In contrast to institutionalised activities, community participation, which is not institutionalised as a rule, is higher in Georgia. This can be seen as a reflection of the fact that public confidence in formal structures has never been high in Georgia. In a country where official structures have always been treated with a fair dose of mistrust, it is mainly the neighbourhood and community groups and other similar informal associations, such as within groups of friends, which traditionally enjoy high levels of public confidence and thus have higher levels of civic participation.
Government environmental policies
Economic instruments for the environment were rarely used in Georgia before independence. The broader introduction of economic instruments for environmental protection and natural resource use coincided with the beginning of the political reform and the transition to a market economy. Taxes on environmental pollution with harmful substances were introduced in 1993 and taxes on the use of natural resources in 1994.
The pollution and natural resource taxes were modelled on systems that were in force in other countries in the subregion, with some modifications to take Georgia’s specific conditions into account. One important difference is that Georgia’s system does not include charges on solid waste. The only economic instrument related to waste management is the user charge for municipal waste services. Furthermore, no environmental fund to support environmental investments has ever been established.
The economic instruments in force in Georgia today include:
- Taxes on environmental pollution, i.e. on air emissions and waste-water discharges;
- Taxes on the extraction and use of natural resources;
- User charges for municipal services;
- Product charges on certain environmentally harmful products, e.g. on petrol;
- Penalties and fines for non-compliance;
- Financial incentives such as grants and soft loans.
- The National Environmental Action Plan (NEAP), adopted in 2000, sets out priorities among the actions aimed to address environmental problems.
- The national programme and action plan on climate change;
- The national programme and action plan for phasing out ozone-depleting substances;
- The forestry development strategy;
- The integrated coastal zone management programme;
- The national Black Sea strategic action plan;
- The biodiversity strategy and action plan;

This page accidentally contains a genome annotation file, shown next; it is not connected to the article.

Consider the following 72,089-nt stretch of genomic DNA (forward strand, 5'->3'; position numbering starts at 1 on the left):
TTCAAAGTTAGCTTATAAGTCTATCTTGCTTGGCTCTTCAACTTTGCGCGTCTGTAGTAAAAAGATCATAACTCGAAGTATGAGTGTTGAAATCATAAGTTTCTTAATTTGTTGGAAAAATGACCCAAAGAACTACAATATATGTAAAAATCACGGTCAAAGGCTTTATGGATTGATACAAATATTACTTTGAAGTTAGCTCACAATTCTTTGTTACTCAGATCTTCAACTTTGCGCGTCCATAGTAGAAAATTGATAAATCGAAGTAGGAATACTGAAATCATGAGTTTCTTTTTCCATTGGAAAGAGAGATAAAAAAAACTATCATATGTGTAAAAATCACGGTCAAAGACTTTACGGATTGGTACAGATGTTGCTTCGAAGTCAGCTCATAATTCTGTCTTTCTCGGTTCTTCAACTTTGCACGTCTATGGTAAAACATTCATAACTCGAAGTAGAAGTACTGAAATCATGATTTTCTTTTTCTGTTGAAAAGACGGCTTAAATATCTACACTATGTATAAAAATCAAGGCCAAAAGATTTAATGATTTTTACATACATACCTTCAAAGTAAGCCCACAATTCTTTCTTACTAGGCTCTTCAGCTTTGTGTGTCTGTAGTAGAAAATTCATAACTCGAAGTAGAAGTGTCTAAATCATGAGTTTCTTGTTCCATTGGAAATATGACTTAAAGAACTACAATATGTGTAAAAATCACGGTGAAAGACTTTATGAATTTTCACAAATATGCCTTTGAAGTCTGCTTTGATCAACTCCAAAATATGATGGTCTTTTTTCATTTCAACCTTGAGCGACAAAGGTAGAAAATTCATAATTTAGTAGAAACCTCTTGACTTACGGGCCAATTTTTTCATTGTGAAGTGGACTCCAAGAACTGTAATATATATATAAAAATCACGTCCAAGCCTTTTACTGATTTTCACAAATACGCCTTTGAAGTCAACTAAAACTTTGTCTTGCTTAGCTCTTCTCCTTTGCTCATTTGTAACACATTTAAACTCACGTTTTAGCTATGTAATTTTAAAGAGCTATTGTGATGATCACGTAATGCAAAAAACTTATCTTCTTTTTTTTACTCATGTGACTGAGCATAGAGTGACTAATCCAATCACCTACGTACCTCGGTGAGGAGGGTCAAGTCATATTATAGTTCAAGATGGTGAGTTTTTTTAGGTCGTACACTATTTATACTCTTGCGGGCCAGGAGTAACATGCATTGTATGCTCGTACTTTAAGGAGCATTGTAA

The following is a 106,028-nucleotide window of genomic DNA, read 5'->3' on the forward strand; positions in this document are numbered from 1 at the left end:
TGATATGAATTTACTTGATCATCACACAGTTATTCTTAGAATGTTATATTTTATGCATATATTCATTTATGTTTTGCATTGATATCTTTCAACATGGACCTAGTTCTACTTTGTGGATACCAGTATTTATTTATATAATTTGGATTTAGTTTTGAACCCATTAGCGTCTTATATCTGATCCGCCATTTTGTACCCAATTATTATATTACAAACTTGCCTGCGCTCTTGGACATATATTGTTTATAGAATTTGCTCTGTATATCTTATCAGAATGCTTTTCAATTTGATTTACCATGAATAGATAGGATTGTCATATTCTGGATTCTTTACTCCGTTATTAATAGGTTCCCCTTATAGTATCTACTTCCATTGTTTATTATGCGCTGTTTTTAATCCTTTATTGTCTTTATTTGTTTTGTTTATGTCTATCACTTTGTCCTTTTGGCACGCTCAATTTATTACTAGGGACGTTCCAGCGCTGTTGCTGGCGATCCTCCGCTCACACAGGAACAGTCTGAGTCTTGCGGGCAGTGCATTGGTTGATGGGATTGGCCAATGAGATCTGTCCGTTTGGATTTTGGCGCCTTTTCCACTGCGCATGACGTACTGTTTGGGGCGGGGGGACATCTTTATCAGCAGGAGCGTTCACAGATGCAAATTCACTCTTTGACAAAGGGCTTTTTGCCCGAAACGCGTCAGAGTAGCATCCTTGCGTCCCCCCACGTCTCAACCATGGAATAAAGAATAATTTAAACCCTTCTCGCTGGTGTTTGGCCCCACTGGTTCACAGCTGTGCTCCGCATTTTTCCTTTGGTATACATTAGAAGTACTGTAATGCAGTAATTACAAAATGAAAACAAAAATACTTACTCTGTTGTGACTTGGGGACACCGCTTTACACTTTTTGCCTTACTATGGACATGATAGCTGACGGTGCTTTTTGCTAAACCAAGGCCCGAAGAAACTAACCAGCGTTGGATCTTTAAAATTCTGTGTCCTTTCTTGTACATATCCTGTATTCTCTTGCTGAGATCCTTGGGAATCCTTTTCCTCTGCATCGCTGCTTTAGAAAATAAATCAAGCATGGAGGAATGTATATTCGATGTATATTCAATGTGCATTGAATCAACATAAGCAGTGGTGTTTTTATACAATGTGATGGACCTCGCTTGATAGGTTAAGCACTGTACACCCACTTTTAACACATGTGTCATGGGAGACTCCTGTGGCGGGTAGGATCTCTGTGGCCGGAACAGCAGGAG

- The State programme and action plan on environmental education;
- The strategy (concept) of the State programme for improving fuel quality;
- The national action programme to combat desertification.
The legal framework for environmental protection:
- Law on Environmental Protection, Law on Ambient Air Protection, Law on the Transit and Import of Wastes Into and Out of the Territory of Georgia, Law on Pesticides and Agrochemicals, Law on Hazardous Chemical Substances, Forest Code, Law on Specially Protected Areas
- Law on Environmental Permits
Corporate Social Responsibility (CSR)
Georgia's 12 top rated companies practice some form of corporate social responsibility. Although they admit lacking experience in this field, they understand that participation in social programmes is essential. Moreover, these companies are involved, to a certain degree, in such programmes. But their attitude towards CSOs is quite different. The companies either know nothing about the activities of CSOs, or cast doubt on their efficiency. As a consequence, joint projects between Georgian businesses and CSOs are extremely rare. Furthermore, companies argue that if the number of foreign-funded programmes, seen as the main source of income for CSOs, is reduced, cooperation with CSOs will become pointless and useless.
The last five years are marked by the emergence of discourse of corporate social responsibility in public–state–business relations in Georgia. Several projects have been implemented by non-governmental organisations aimed at popularising this concept. In several instances CSR projects were realised by big companies.
Despite a clear understanding of the meaning of CSR as well as comprehensive knowledge of the different forms of its implementation, the range of activities in this direction is quite limited. Many existing initiatives serve a purpose of improving company images and/or developing their human resource bases. Also, the level of awareness about the nature and activities of the civil society sector is very low among managers. Managers do not see in the immediate future any possibility for cooperation between business and civil society. They see international donors as ‘natural’ sponsors and do not see overlapping interests between them, NGOs and big companies. The level of trust toward civil society is also low.